`Year of the Bat` gives wings to world`s only flying mammals


They save the farming industry millions of dollars each year, help sustain the world's forests and, in some countries, are a major tourist attraction. Bats - described as 'one of the planet's most misunderstood and persecuted mammals' - are now flying out of the night and into the spotlight for a two-year-long celebration.

Launching today, the UNEP-backed 'Year of the Bat' will promote conservation, research and education on the world's only flying mammals. There will be a special focus on the ecological benefits that bats provide, such as pest control and seed dispersal.

The joint campaign, led by the UN's Convention on the Conservation of Migratory Species of Wild Animals (CMS) and the Agreement on the Conservation of Populations of European Bats (EUROBATS), will draw attention to the world's 1100 bat species - around half of which are currently at risk.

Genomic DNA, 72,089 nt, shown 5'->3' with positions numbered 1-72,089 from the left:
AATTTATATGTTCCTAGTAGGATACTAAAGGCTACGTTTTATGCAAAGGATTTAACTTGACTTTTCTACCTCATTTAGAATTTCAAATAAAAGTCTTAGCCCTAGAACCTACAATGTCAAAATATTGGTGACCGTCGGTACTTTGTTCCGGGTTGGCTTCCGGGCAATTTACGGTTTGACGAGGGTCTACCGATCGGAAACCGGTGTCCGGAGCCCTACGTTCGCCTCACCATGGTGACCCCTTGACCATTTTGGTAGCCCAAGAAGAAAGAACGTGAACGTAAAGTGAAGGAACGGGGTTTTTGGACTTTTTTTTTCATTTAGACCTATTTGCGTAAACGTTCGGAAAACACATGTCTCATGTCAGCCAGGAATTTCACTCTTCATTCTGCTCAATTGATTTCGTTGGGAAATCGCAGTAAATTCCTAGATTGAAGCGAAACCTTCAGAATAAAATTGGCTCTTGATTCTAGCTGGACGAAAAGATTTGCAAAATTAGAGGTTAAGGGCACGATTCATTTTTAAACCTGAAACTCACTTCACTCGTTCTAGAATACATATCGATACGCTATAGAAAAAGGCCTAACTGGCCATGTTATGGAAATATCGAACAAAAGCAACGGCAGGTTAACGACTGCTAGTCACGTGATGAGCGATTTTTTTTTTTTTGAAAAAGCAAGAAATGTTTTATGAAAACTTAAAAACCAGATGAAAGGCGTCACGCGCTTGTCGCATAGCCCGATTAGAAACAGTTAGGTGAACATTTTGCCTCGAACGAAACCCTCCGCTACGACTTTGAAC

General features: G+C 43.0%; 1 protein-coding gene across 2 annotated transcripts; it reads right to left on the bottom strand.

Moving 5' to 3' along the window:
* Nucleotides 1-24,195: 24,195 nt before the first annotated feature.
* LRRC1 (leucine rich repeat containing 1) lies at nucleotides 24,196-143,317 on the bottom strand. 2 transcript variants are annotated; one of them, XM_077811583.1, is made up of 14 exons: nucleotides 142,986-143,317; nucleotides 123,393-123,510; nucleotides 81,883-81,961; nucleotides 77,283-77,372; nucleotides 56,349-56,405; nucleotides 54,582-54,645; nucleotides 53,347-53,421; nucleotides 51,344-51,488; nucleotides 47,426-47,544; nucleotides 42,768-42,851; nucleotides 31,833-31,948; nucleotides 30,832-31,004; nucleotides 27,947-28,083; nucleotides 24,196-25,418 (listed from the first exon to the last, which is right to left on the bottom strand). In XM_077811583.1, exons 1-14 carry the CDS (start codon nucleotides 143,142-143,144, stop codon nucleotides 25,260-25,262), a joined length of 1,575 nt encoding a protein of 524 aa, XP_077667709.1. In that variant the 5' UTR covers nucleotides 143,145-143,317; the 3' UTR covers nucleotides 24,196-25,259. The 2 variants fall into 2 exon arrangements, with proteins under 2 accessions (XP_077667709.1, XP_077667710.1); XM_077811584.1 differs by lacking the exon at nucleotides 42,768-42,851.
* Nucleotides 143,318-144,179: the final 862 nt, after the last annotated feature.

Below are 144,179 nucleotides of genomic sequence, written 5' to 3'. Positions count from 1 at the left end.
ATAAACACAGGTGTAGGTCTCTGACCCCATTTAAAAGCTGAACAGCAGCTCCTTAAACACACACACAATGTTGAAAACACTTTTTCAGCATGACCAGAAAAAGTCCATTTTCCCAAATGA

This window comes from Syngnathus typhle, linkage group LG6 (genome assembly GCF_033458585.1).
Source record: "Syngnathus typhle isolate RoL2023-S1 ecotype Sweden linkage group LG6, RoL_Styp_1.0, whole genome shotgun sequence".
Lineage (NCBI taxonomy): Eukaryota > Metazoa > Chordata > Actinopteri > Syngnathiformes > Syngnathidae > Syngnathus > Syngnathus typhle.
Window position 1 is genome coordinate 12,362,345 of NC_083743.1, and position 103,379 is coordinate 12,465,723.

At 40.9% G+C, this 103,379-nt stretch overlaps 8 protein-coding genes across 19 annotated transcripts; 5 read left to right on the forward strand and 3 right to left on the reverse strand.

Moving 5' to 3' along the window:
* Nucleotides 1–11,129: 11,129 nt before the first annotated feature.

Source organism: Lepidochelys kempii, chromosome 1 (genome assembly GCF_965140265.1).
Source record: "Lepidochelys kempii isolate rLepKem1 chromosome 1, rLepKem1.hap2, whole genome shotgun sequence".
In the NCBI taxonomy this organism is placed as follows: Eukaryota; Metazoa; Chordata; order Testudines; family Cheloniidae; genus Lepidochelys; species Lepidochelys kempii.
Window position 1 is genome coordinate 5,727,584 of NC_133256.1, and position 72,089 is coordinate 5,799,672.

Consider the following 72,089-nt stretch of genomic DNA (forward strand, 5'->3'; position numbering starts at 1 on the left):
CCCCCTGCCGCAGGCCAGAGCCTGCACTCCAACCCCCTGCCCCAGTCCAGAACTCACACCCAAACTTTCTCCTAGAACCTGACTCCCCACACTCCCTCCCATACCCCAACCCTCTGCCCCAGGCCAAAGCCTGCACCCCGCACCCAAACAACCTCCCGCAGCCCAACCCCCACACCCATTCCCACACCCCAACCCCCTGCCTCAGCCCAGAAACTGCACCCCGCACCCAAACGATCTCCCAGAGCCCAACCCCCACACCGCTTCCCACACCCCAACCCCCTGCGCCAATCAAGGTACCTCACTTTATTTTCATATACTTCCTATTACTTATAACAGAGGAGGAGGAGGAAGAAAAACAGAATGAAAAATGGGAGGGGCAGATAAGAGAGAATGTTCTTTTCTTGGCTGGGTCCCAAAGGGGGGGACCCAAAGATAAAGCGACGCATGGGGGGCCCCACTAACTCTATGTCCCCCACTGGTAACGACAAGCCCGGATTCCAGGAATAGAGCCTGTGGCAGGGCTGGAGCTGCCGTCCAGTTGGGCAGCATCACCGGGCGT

'Compared to animals like tigers and elephants, bats receive little positive attention,' says Andreas Streit, Executive Secretary of EUROBATS. 'But they are fascinating mammals and play an indispensable role in maintaining our environment.'

From insect-eating bats in Europe that provide important pest control to seed-dispersing bats in the tropics that help sustain rainforests, bats deliver vital ecosystem services across a wide range of environments.

Bat populations in large urban areas can consume up to 30,000 pounds of insects in a single night.

One of most spectacular and unusual tourist attractions in Austin, Texas is the Congress Bridge bat flight from mid-March until November, where over a million Mexican free-tailed bats stream into the sky at dusk on their nightly forage for food. A popular tourist attraction, the spectacular bat flight generates millions of dollars for the city each year.

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